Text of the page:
So much to celebrate, share, teach and learn. Everyday this month we encouraged visitors to Shanga to learn a couple of sign greetings and everyone was keen to learn more. We celebrated with all our staff (14 who are deaf) those fluent in sign language, those learning and those teaching. By exposing our visitors to forms of non-verbal communication, we hope they will feel inspired to learn more when they return to their homes.
All staff working at the Elewana Collection properties in Tanzania will be undergoing Responsible Tourism Training over the next few weeks. The first to undergo the training sessions, were the staff at Elewana Serengeti Migration Camp, who were taken through two days of interactive teaching.Conducting the training is Johannes Solar Obeto (Solar for short), who is an advisor for Travelife in addition to a Coach and Audit Coordinator for RTTZ (Responsible Tourism Tanzania) . He has years of experience in sustainable tourism and responsible travel.
Below are the topics that will be covered with the team at each property;
Responsible Tourism Tanzania (RTTZ) is a non-profit organization that encourages and promotes a more sustainable tourism industry within Tanzania. RTTZ was established in 2011 as a trusteeship with a governance and membership base that includes the key stakeholders within the tourism industry, providing various services or functions to support the industry to manage their business in a sustainable manner.
This year was the dawn of an exciting new era for PURE Life Experiences. A community of like-minded travel mavericks raised the bar every step of the way. James Haigh, Director of Sales & Marketing for the Elewana Collection was in Marrakech to experience it all. Connecting with old and new friends as a whirlwind of meetings, networking events and the magnificent Awards Ceremony took place over five days.
“It was exhilarating to experience this event once again and each year exceeds the last. To meet so many like minded people is inspiring. Thank you to all those that took time to learn about the Elewana Collection and I look forward to working with you over the coming years. I would also like to thank This is Beyond and giving us the opportunity to enjoy so many PURE LIFE EXPERIENCES …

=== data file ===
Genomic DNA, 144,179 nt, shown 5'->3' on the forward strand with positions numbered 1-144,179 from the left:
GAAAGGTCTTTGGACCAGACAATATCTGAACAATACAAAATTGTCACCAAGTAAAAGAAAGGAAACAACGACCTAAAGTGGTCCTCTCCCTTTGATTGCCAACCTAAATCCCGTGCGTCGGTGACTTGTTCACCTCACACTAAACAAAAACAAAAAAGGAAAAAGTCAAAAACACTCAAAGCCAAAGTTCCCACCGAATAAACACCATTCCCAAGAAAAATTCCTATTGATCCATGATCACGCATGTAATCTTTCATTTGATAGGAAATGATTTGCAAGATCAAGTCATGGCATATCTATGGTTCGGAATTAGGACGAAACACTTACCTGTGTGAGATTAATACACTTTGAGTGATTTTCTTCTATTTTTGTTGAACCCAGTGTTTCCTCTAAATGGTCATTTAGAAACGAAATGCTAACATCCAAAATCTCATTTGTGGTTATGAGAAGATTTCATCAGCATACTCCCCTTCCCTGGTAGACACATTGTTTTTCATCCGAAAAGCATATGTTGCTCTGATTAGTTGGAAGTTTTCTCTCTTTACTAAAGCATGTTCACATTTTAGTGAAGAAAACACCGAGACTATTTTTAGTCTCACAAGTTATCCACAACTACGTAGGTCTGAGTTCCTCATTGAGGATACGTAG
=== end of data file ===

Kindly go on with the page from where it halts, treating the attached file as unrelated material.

The Kenya Tourism Board is to host the 9th edition of MKTE from the 02 – 04 October 2019 at the KICC in Nairobi for the African gathering of the trade.
James Haigh, Director of Sales & Marketing will be representing Elewana Collection together with Evelyn Kamau and Benjamin Paul. Mia Lawson, General Manager for SkySafari, will also be attending to showcase the ultimate African Experience.
The team will be located at stand L9 in the great hall and look forward to seeing you there.
SkySafari is designed specifically to make it simple for you to book and enjoy an African safari holiday to Kenya and Tanzania, leaving you with time to relax and watch the never-ending circle of life unwind against the backdrop of East Africa’s iconic parks and timeless landscapes.SkySafari guests enjoy the comforts of personalised service, luxurious accommodation, and authentic African safari experiences, while being transported in supreme comfort, safety and convenience aboard SkySafari’s own 9-seater Executive-class Cessna Caravan.
Our aircraft are not airliners and relatively speaking they are small. This means we have small baggage stowage bays and restrictive weight limitations for luggage. However, SkySafari does have a more generous weight allowance for luggage than local scheduled flights, which only have 15kgs.
SkySafari luggage specifications are as follows:
Carry-On Baggage permitted (Maximum weight 1.5 / 2Kgs)
Examples of items that can be brought on the flight as carry-on luggage include the following:
An African safari adventure is an experience that will be with you long after you’ve left this magical continent. Let SkySafari guide you on this unforgettable journey of discovery and exploration, with care and indulgence.